Transcript: Mississippi Corrections Commissioner Christopher Epps’s testimony on solitary confinement before the Senate Judiciary Subcommittee on June 19, 2012

Partial transcript of testimony of Christopher Epps, Commissioner of Mississippi Department of Corrections, on solitary confinement. The hearing on “Reassessing Solitary Confinement: The Human Rights, Fiscal, and Public Safety Consequences” was held before the Senate Judiciary Subcommittee on the Constitution, Civil Rights, and Human Rights on June 19, 2012:

…I began my career as a correction officer, and I’ve had 10 positions up to commissioner back in 1982 when I started.

And back then, solitary confinement was barely utilized for the most incorrigible and dangerous offenders. There was very limited space and we only had 56 cells at a place called Mississippi State Penitentiary known as Parchman.

A tragic murder of a correctional officer occurred in 1989 and it prompted construction of a unit – called Unit 32 – at the Mississippi State Penitentiary at Parchman.

Unit 32 was a 1,000 bed maximum security unit where all the inmates were locked down for single cell housing for 23 to 24 hours a day, 7 days a week. The unit was opened in 1990 and it was all single cell.

Mr. Chairman, for this hearing, I’d like to use the American Corrections Association’s term for administrative seg, solitary confinement, and that is a formal separation from general population administered by a classification committee, all the authorized group, when the continued presence of an inmate in general population will pose a serious threat to life, property, self, staff, other inmates or to the security or the orderly running of the institution.

I was convinced I had to operate Unit 32…that inmates should remain in administrative segregation until they demonstrated over a period of time that his behavior had changed and he was no longer a threat to staff, other offenders, and public safety. And in this case, it could be for many years. And for some, it was not until they was released prison or they died in Unit 32.

And the prison was easy to enter but it was almost to be released without exemplary behavior.

Along came “Truth in Sentencing” in 1995 when inmates have to do 85% of their sentence regardless of their behavior and the increased incarceration of mentally ill individuals compounded the situation of hopelessness at the prisons.

Young offenders involved in gangs with long sentences soon became a large percentage of the population.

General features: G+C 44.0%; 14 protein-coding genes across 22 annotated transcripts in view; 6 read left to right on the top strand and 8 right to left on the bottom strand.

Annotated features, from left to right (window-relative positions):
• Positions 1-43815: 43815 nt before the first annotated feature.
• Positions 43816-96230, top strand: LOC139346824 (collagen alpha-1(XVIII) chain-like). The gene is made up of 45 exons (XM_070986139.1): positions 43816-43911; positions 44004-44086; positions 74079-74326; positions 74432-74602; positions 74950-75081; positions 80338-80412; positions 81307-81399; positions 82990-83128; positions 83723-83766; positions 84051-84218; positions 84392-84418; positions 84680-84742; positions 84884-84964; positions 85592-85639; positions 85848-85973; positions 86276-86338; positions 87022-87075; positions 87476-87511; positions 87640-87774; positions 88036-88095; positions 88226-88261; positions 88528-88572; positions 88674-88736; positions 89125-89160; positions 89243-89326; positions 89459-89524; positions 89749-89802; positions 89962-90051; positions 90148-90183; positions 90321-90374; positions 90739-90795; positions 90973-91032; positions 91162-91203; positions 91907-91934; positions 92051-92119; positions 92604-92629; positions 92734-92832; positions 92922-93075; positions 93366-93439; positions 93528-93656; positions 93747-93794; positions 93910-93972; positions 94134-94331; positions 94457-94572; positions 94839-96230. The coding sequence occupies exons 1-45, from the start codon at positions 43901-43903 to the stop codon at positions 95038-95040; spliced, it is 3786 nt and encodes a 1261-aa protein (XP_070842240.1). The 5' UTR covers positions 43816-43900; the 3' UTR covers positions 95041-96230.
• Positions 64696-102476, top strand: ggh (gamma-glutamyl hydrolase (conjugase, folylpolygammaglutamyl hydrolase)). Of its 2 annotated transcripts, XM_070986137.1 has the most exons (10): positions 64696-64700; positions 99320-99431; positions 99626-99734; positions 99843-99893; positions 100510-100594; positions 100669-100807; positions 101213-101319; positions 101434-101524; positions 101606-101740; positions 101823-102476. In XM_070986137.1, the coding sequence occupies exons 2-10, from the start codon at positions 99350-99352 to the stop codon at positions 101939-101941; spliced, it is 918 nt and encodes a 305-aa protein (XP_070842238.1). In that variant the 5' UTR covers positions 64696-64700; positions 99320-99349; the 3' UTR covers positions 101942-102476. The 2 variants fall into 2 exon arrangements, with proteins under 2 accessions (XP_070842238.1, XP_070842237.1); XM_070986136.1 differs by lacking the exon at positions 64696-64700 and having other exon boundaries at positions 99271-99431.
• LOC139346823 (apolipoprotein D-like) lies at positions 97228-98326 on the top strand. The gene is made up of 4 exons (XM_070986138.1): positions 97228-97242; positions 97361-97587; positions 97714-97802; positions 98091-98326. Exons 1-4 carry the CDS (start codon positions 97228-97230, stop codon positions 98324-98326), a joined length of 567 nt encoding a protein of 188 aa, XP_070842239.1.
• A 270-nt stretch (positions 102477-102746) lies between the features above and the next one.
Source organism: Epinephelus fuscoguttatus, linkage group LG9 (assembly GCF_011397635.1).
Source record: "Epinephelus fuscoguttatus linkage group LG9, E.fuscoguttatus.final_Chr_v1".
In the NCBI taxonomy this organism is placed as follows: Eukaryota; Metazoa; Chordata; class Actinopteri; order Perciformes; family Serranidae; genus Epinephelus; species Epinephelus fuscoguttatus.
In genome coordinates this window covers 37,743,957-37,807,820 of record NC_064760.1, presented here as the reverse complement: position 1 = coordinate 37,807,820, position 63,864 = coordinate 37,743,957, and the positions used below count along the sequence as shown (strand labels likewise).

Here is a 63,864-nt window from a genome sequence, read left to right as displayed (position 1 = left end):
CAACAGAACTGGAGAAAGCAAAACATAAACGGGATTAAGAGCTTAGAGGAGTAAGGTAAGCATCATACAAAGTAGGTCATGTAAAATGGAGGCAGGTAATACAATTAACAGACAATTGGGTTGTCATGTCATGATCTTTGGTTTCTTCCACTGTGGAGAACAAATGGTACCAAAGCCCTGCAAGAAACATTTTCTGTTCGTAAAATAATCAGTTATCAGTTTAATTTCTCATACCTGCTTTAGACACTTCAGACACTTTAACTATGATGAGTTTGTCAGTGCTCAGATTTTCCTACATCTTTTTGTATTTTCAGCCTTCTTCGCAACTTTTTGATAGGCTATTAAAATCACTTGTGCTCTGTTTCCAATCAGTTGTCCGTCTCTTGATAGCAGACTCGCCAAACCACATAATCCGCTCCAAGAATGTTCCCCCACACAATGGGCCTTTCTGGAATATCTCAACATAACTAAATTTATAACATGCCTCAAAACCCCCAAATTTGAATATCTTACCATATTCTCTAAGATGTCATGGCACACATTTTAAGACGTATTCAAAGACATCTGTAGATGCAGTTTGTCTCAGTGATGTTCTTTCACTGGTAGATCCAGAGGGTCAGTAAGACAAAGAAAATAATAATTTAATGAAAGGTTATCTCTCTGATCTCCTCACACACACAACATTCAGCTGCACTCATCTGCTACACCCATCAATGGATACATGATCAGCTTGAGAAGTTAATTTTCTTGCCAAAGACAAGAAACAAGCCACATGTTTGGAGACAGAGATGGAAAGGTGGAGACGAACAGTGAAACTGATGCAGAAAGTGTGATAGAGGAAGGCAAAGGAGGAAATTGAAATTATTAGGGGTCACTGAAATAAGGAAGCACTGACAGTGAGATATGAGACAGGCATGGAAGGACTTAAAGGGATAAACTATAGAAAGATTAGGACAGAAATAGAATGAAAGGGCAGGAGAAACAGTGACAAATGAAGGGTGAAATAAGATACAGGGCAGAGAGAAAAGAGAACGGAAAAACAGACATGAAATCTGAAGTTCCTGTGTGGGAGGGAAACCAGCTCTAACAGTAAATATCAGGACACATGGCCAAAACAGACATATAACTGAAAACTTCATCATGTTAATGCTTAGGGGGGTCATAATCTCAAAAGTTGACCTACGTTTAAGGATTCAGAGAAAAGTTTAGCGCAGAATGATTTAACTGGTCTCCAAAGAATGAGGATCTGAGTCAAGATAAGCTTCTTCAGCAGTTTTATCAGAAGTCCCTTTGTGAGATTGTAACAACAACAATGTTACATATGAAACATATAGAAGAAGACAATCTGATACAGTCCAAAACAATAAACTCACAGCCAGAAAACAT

Again, Unit 32 was not [incomprehensible audio] condition – 1,000 beds, single cell. One inmate told me as I was touring the facility one day, said “Commissioner, you have taken all hope and we have nothing to lose.”

Our Unit 32 condition of confinement was increasingly litigated with a 2003 consent decree regarding death row offenders is Russell v. Mississippi Department of Corrections. And the second consent decree in 2007 for administrative seg offenders in Pressley v. MDOC.

In May 2007, violence began to erupt at 32 and continued throughout the summer. We had three homicides and many disruptive incidents and we had a suicide.

I finally realized that was a time for a change, and so we began to reform Unit 32 by thinking outside the box.

We got together with the National Institute of Corrections and the ACLU [American Civil Liberties Union], and we collaborated with Dr. James Austin and we came up with a…classification system.

And what came out of that was we had many inmates that was over-classified. In addition to that, we gave staff a 20% increase in pay for working in the max unit. We also implemented multiple disciplinary routines to make decisions regarding the mentally ill. We was also able to develop program for those who was in the Ad Seg, programs such as group counseling, alcohol and drugs, life skills, anger management. They was all started for offenders.

We was able to use all of these tools and put them in our tool bag, and the Mississippi Department of Corrections administrative seg reforms resulted in a 75.6% reduction in the ad seg population, from over 1,300 in 2007 to 316 by June 2012.

But because Mississippi’s total adult is 21,982 right now, that means that 1.4% are currently in ad seg…

To me, it’s real simple as it relates to ad seg.

One, you have to have in place a genuine documented classification system. Two, you have to have programs in place. Three, you have to have a vision in place to make sure that only the right people can go to ad seg. It has to be myself, my Deputy Commissioner of Institution, and the Director of Classification to put you in there, to approve.

And then in addition to that, over time, we was able to save $5.6 million by all these re-classification and tools.

Correction is no different than anything else in our nation. These cells have to be used as high-cost real estate. In Mississippi, to house an inmate on ad seg, costs $102.27 a day whereas a medium security inmate, it costs $4 to $3.72 a day.

Corrections – I think we as correctional leaders must realize that to be successful, we have to always be willing to change and listen to all the stakeholders involved in the criminal justice system. We cannot take a one-sided approach. And I have been most successful when I made decisions that was in the best interest of all.

Correction is like climbing a mountain. We never get to the top. We have to continue to climb and do the very best we can…


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